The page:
Opinions
Alison Gowling/The Gauntlet

Women's self-defence: myth or reality?

Publication YearIssue Date 

I'm prefacing this week's Headspin with a disclaimer. I don't want to undermine self-defence courses. I believe the philosophy is sound and I admire the positive intentions. With that said, I'm disturbed by the number of women coming out of self-defence courses in greater danger than they went in.

I'm coming at this from my perspective as an ardent--albeit delinquent--martial arts student. I can testify from personal experience that self-defence isn't as much about the techniques as it is about gaining the confidence needed to seriously hurt someone.

I can hear the snorts from the peanut gallery now. Confidence needed to hurt someone? How stupid is that?

Not as dumb as it sounds. Women in our culture are conditioned from the time they're little girls not to kick, not to bite, not to punch and never to be motivated by rage. The raw self-defence instinct triggered by natural adrenaline is tempered and stifled as little girls, then teenagers, then adult women learn that natural reactions to emotion get labeled as hysteria and don't get them anywhere. Today's "effective woman" deals with conflict and confrontation coldly and un-emotionally.

While this training may set a woman up for success in the corporate world, it leaves her vulnerable on the personal safety front. Women tell me all the time that under threat they'd scream, bite, kick and fight like a tiger if it meant the difference between personal safety and personal harm. I do not believe them. It took me a full two months of sparring practice in my tae kwon do classes before I started throwing punches with the genuine intent of making contact, and the first time I landed a kick in an opponent's ribs, I had to stop all movement to rationalize what I had done. Five minutes of fury cannot overcome 20-plus years of conditioned pacifism.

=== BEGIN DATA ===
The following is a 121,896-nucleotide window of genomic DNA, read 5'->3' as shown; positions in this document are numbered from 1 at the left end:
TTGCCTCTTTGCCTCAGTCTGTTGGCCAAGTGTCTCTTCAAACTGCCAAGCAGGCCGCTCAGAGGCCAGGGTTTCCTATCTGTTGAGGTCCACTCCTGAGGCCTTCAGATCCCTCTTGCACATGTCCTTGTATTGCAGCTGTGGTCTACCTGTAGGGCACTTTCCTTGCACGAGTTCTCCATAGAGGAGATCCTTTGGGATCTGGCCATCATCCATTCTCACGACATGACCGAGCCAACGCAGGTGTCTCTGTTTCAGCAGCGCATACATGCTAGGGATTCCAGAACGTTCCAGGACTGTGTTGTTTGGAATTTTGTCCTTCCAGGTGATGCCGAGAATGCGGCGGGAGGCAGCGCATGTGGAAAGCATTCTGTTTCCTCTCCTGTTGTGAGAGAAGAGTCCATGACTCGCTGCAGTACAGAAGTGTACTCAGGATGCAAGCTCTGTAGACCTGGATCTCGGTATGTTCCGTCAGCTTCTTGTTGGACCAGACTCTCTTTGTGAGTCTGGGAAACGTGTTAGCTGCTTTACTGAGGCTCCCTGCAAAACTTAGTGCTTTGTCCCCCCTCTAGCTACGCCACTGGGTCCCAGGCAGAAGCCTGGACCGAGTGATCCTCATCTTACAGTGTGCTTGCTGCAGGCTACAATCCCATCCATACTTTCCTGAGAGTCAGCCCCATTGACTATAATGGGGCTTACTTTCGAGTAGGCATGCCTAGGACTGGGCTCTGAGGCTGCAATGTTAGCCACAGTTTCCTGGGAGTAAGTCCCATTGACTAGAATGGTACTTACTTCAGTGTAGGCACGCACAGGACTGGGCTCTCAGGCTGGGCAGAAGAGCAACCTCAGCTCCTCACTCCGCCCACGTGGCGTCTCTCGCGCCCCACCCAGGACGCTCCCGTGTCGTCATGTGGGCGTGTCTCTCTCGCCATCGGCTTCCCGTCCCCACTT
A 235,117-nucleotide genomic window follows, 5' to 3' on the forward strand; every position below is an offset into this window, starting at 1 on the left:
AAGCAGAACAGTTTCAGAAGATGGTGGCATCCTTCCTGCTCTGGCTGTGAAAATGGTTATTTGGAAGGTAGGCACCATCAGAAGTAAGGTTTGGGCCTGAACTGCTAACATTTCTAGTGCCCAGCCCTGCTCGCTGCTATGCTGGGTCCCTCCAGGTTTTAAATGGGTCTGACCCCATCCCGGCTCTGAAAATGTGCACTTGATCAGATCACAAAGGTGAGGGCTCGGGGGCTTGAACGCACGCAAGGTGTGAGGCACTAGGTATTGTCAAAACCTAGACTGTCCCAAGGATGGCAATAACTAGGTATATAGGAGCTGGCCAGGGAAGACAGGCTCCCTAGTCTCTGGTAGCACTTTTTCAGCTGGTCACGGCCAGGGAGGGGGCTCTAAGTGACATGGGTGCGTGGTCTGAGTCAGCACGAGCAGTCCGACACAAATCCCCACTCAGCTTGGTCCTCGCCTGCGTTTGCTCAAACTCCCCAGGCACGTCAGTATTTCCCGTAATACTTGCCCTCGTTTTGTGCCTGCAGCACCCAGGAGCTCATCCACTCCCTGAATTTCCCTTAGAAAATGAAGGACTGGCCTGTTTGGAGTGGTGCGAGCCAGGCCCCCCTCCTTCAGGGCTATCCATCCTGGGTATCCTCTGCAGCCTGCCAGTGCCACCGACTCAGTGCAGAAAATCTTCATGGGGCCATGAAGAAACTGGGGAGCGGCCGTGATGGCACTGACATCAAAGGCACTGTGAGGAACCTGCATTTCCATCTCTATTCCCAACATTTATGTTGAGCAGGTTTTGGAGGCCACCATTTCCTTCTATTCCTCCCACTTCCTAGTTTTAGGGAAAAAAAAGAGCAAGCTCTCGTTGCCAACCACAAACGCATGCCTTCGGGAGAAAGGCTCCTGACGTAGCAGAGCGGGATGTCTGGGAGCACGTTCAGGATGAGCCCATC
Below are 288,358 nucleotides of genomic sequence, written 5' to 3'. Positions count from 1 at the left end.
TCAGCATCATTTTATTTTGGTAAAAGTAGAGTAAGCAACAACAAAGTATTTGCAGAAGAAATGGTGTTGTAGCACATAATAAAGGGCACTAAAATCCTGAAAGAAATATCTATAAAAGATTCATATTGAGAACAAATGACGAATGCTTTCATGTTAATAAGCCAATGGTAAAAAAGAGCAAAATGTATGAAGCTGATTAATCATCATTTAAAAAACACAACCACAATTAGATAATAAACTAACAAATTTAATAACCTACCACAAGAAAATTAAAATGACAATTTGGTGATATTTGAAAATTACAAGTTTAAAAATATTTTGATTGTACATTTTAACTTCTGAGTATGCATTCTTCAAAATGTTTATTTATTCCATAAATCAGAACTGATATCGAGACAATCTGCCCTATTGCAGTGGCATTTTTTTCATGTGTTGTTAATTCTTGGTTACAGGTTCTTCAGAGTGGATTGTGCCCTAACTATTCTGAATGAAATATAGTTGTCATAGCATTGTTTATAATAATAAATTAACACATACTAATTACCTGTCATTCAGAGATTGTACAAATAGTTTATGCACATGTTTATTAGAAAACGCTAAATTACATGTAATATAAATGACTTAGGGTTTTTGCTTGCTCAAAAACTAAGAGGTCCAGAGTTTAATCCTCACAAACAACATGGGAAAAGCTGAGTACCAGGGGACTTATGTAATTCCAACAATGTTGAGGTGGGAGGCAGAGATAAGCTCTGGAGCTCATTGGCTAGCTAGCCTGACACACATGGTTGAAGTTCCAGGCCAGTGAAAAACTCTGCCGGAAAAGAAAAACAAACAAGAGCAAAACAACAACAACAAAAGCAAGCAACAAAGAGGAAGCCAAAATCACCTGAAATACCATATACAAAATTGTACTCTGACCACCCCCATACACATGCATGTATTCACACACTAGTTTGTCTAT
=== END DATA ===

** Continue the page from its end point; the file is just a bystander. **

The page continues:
Neither can a few hours of positive self-talk and practice on a padded attacker whose moves have been carefully choreographed to jive with the victim's. I am alarmed by the increased level of confidence with which women emerge from these dances and trot off into the night, somehow believing that if a furry troglodyte emerged from the shadows carrying a machete and their only option for escape was to jam a thumb into said troglodyte's eye socket and flip the eyeball into the gutter, they'd be alright. It's likely that not many women, regardless of training, would emerge from this encounter unscathed. However, the difference is that women who haven't taken a self-defence course are aware of their vulnerabilities. Women who are perhaps deluded as to what they've actually gained overestimate themselves a bit. Are they safer? No. Their sense of false security places them at greater risk of harm.

I do not advocate teaching small children to regularly bop each other every time they have a disagreement, but I wonder if there's some way to teach girls to be more assertive about confrontation so that if the need ever arises to hurt someone in the interests of self-preservation, they can do it. Self-defence courses are a band-aid solution. Until women are taught that sometimes it's OK to throw the sticks and stones, they'll continue to promote this notion that personal safety begins with fists and feet--not with the mind.

Tags: 

Section: 

Issue: 

Comments